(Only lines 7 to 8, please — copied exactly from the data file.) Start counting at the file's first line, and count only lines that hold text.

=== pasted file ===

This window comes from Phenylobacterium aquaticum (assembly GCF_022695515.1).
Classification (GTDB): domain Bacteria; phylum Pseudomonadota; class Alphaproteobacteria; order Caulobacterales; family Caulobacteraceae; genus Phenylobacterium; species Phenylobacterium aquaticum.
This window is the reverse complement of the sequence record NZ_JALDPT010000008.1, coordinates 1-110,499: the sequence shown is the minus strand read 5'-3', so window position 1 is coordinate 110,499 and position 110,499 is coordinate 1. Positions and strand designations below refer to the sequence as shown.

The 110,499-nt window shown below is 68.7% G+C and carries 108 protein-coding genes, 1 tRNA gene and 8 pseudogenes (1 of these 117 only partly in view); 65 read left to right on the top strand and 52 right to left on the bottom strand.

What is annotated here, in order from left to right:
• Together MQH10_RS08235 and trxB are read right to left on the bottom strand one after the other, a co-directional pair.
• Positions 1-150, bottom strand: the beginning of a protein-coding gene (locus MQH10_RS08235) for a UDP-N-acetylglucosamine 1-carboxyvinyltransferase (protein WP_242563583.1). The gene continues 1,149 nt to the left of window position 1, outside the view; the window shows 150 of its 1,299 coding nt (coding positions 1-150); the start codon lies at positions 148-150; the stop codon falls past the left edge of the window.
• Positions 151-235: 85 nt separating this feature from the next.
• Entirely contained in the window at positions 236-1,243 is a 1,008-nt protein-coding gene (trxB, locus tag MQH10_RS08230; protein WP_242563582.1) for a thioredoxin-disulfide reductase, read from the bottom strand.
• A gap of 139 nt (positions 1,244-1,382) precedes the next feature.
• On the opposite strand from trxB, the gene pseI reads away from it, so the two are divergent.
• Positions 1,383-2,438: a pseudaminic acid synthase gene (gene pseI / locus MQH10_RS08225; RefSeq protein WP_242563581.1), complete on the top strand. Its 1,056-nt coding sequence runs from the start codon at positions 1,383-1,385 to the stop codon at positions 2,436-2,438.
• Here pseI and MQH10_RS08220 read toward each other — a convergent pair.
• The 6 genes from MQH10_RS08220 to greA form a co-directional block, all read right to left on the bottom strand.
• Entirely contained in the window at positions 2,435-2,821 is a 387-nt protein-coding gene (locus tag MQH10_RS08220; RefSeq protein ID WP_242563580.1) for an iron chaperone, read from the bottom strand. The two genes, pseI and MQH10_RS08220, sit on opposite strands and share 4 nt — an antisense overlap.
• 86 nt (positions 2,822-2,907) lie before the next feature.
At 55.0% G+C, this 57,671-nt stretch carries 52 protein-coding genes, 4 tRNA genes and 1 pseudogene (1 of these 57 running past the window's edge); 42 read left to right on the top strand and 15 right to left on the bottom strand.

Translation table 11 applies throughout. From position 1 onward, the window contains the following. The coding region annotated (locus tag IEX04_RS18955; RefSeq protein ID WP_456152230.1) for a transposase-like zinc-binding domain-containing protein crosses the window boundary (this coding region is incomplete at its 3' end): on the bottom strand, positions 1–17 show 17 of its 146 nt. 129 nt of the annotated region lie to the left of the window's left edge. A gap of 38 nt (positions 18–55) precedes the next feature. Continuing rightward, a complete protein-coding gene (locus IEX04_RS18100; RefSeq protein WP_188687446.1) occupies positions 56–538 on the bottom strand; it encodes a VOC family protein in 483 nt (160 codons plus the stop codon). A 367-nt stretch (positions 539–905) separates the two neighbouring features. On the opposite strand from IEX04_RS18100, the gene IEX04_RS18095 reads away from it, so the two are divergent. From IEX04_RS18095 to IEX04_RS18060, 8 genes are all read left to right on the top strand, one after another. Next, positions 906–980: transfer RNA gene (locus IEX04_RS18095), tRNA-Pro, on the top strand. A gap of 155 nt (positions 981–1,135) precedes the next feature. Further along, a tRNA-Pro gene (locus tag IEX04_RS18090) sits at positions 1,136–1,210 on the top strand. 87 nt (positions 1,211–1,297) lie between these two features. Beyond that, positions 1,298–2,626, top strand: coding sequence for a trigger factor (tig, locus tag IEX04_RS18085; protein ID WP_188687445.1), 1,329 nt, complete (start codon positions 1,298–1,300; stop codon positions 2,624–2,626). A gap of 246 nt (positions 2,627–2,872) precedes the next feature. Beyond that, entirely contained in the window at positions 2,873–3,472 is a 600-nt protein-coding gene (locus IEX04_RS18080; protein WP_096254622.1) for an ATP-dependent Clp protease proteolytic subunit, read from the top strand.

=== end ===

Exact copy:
• Positions 1-150, bottom strand: the beginning of a protein-coding gene (locus MQH10_RS08235) for a UDP-N-acetylglucosamine 1-carboxyvinyltransferase (protein WP_242563583.1). The gene continues 1,149 nt to the left of window position 1, outside the view; the window shows 150 of its 1,299 coding nt (coding positions 1-150); the start codon lies at positions 148-150; the stop codon falls past the left edge of the window.
• Positions 151-235: 85 nt separating this feature from the next.